Friday, December 2, 2016

Pitch Conferences: How to Meet and Greet with Agents

Many of my students and clients are signing up for spring pitch conferences, where they hope to pitch their book to a few agents.  These "meet and greet" events are currently one of the best ways to get face-to-face with agents, hear them talk about their lists (the books they represent) and preferences, and learn about the publishing industry today.


When you're ready to market your book, and if you've decided you want to get an agent, there are a couple of ways to start.  You first need to research the agents.  There are so many right now.  Each specializes in a certain kind of book.  Just like a realtor shows houses in a certain price range or neighborhood, and knows their clientele in that area, most agents have a "stable" of editors they like to work with.  It takes time to build this stable, so more experienced agents are in more demand.

If you're sending out queries (requests that agents look at your work), you can do it cold, just by picking agents online or from the acknowledgements in books you love.  Agents receive hundreds of queries a week, sometimes.  Cold solicitation is a hard game--your chances of getting a positive response are about 1 for every 75 queries you send, according to a colleague in the business.  That's depressing.

At pitch conferences, you get much closer.  You're in the same room with agents you want to approach.  You get to hear them talk, maybe talk with them, even pitch your idea one-to-one in a pitch session.

You also get exposed to both experienced agents and newer agents.  New agents are trying to build their list, so they are often more willing to consider new writers. 

How Pitch Conferences Work
Most pitch conferences offer a program:  workshops or breakout meetings on different aspects of marketing your writing, plus pitch sessions.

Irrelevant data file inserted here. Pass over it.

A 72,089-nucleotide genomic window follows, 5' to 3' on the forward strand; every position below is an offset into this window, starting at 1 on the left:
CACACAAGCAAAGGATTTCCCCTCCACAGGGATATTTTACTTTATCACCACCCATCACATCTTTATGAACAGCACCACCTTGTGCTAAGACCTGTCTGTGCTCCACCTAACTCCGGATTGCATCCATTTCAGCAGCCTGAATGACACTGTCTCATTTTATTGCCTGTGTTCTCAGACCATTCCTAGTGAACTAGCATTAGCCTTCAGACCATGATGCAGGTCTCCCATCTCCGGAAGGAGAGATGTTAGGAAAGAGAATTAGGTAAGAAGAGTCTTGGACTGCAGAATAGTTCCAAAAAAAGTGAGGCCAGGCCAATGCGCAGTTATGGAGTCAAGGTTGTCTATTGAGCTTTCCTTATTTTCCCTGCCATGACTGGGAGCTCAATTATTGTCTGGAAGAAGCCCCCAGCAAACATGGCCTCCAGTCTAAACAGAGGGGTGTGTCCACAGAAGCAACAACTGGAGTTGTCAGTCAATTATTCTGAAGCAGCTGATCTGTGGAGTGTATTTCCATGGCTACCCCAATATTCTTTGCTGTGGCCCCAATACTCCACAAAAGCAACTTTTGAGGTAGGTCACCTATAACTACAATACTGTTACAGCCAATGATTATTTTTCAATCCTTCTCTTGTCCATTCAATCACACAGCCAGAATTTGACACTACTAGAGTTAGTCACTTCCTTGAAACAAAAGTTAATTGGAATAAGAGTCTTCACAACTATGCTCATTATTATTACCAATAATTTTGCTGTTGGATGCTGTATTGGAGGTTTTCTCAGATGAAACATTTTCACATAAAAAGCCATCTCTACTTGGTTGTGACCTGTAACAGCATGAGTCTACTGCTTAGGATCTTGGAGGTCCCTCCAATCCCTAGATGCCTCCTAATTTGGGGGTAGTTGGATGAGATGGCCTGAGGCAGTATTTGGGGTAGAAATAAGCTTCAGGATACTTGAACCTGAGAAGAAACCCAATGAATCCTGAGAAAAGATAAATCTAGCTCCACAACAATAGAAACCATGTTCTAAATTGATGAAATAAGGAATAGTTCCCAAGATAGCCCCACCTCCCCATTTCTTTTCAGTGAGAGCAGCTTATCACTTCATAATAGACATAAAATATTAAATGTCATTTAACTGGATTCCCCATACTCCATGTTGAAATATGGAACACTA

Pitch sessions are why most writers come.  They are brief but potent.  Each session lasts five to eight minutes, usually (varies by conference).  Some conferences offer each attendee three pitch sessions, some only one session--registration price goes up with more pitch sessions, of course.  You request the agents you want to pitch.  You prepare your pitch and any questions.

How do you decide which agents to request?  Before you register, browse the conference's list of attending agents.  Then go do your homework:  Look up each agent's website, see what they're looking for.  Some agents have great blogs and you can read about what they're seeking.  If their website is more generic (all memoir, all commercial fiction), it helps to read through their list of clients, then go to amazon or another online bookstore and search out these clients' books.  Don't just choose agents because they fit your genre--that's too much of a wild card.  Look for the style of writing they love.  Are any of the books they represented remotely like yours?

Study the first pages for voice or subject matter (you can do this free on amazon.com).  Compare your voice and subject matter. 

The goal is to first eliminate agents who are not a good match for your book.  Be ruthless about this.  You don't want just any agent--you want someone who will fall in love with your story.  The closer you get to matching your book to an agent who loves the same kind of writing as you write, the more successful you'll be.